I have the quilt top done, having found just the right border fabric in my stash. The background of it is blue with a touch of green, making it work well with the blues in the centers of the blocks. The olive green leaves add to that match. Also there are orangey-gold star-shaped flowers, which repeat the cheddar orange in the blocks.

I cut the available yard of border fabric into six strips, each 6″ wide. I pieced them into the four border strips needed. The top finishes at about 53″ square. It’s a nice size for a lap quilt. I’ll donate it through my guild and it might become a donation for our local VA hospital.

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This might give you a better idea of the colors:

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I also pulled a bunch of fabrics from my brown stash to piece for the back. I have blues to mix in to brighten it.

Son is gone already. We had him here for a whole 49 hours. It was too little but we take what we can get. Next week he deploys overseas for the summer. I am feeling pretty sad, to tell the truth. But that is the way of things, yes?

 

VA Hospital Quilts

At the beginning of the year I committed to making at least four quilts for donation through my local quilt guild. I especially wanted to make some for the local Veterans’ Administration hospital.

They have requested quilts that are approximately 48″ x 60″, which is a good size for a lap quilt. (Your local hospital may have different needs. If you want to make quilts to serve them, please check with yours directly.)

Recently I finished two quilts to donate. Both were completely made from stash. The first uses a very simple arrangement of 6″ 4-patches and half-square triangles. That part of the array is 48″ square. To make it longer, I added the unpieced borders on two edges.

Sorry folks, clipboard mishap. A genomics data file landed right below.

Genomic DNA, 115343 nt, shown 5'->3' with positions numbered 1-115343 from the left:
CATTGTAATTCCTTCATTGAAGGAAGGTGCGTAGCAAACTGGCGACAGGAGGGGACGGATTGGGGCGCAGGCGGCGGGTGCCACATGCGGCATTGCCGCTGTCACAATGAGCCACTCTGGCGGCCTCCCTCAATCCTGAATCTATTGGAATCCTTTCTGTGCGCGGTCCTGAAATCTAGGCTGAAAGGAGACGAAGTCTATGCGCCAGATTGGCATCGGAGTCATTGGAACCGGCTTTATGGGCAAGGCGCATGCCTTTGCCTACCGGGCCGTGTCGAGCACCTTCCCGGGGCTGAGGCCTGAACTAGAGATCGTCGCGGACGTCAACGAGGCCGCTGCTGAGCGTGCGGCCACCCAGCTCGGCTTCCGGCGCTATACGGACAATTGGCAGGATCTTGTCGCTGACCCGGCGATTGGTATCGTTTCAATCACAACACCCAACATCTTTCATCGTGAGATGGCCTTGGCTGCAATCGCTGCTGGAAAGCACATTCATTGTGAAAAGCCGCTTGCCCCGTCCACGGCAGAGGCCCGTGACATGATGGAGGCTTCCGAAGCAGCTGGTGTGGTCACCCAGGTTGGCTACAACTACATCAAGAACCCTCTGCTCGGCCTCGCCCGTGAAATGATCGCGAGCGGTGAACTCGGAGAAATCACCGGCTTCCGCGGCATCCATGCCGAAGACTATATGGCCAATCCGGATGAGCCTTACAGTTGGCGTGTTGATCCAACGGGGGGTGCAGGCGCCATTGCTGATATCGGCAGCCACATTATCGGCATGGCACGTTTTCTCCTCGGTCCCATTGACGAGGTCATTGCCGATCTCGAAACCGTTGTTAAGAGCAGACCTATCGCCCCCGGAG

The second uses a disappearing 9-patch block. Have you ever made one of these quilts? The usual idea is to make a BIG 9-patch, and then cut it into four equal square blocks. Each quarter has an original corner patch, as well as a portion of the original center patch.

I modified that idea by elongating the 9-patch. I cut patches as follows:
4 Corners: 6″ x 8″
1 Center: 6″ x 6″
2 Left/Right Centers: 6″ x 6″
2 Up/Down Centers: 6″ x 8″

Assemble the 9 patches into a 9-patch block. (!!) Cut it through the center in both directions to make 4 equal blocks. Each block will finish at 8″ x 10″.

I made NINE 9-patches. When each was cut into 4 pieces, I had 36 blocks. These were arrayed in a 6×6 layout to make a quilt that measure 48″ x 60″.

I used red for the center patches of the 9-patches, which gave them punch as the accent color. I used black prints for the corner patches, and gold prints for the L/R and U/D patches. The binding is from scraps of red binding I had leftover.

I like this quilt a lot. It was very easy to make and fun to arrange.

I’ll be pleased to donate these at my next guild meeting. With these and three others I’ve donated this year, I’ve met my goal.

A VA Hospital Quilt Fit for Valentine’s Day

I love red chains, and 9-patches are the easiest possible way to build them. A lucky inspiration was the fabulous Hawaiian print used on the border. In all they make a cheery lap quilt to donate to our local Veterans’ Administration hospital.

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The backing fabric was donated to my guild and I volunteered to use it. It is … no polite way to say this … UGLY. But it is good-quality cotton fabric with a lovely soft hand. And it has a patriotic theme with the Continental Congress. It is, in fact, the perfect thing to back some VA quilts. Note I said “some.” Yeah, there is a lot of this fabric left!

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Here’s a closer look at the design.